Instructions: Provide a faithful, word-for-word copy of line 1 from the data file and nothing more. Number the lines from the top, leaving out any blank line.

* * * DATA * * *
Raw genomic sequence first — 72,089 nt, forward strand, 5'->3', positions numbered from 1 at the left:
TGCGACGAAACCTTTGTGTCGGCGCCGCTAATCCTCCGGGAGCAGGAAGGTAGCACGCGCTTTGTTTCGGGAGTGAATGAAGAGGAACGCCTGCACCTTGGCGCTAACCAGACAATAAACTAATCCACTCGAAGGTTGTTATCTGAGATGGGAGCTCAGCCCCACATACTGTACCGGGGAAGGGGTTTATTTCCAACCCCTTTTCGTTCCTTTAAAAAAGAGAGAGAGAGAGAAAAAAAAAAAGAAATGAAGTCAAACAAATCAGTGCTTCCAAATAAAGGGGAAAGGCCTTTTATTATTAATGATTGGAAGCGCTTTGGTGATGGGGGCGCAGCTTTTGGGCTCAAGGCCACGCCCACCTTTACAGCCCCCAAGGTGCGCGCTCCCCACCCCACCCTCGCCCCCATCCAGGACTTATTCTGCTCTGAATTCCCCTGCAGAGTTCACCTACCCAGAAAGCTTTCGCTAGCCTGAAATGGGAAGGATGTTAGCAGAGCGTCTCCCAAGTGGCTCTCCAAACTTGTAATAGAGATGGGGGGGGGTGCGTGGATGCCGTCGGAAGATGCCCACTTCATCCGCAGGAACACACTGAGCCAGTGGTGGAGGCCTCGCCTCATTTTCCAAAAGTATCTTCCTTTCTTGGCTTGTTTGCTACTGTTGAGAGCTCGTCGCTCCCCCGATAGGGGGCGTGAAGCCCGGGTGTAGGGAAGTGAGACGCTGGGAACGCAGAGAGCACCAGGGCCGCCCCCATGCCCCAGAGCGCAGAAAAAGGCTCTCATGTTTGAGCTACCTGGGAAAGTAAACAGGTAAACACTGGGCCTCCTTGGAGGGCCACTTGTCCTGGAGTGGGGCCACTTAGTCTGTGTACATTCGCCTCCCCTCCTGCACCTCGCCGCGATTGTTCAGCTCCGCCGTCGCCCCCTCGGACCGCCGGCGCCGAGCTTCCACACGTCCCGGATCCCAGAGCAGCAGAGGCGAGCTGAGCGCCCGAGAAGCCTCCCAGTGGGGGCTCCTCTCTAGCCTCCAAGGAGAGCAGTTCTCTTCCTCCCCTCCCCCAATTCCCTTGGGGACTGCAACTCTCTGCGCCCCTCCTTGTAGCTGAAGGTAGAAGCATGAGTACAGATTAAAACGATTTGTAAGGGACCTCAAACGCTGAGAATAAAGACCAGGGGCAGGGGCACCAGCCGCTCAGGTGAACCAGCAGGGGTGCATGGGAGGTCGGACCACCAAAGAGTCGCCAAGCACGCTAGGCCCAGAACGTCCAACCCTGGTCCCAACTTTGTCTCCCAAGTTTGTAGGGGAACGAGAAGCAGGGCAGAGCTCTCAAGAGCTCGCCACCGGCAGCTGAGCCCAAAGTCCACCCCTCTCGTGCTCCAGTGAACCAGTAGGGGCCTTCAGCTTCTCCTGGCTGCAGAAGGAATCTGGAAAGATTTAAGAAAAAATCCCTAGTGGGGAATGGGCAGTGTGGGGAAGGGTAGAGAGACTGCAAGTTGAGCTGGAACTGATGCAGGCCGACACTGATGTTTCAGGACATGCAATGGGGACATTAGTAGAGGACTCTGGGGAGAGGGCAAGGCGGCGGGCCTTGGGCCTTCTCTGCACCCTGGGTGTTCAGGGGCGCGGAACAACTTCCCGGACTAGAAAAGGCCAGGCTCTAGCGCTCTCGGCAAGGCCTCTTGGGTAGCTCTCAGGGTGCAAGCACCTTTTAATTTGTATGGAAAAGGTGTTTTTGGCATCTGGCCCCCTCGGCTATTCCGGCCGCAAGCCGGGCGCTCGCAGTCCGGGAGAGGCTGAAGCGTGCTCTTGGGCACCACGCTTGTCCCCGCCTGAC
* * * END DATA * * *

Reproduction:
Raw genomic sequence first — 72,089 nt, forward strand, 5'->3', positions numbered from 1 at the left: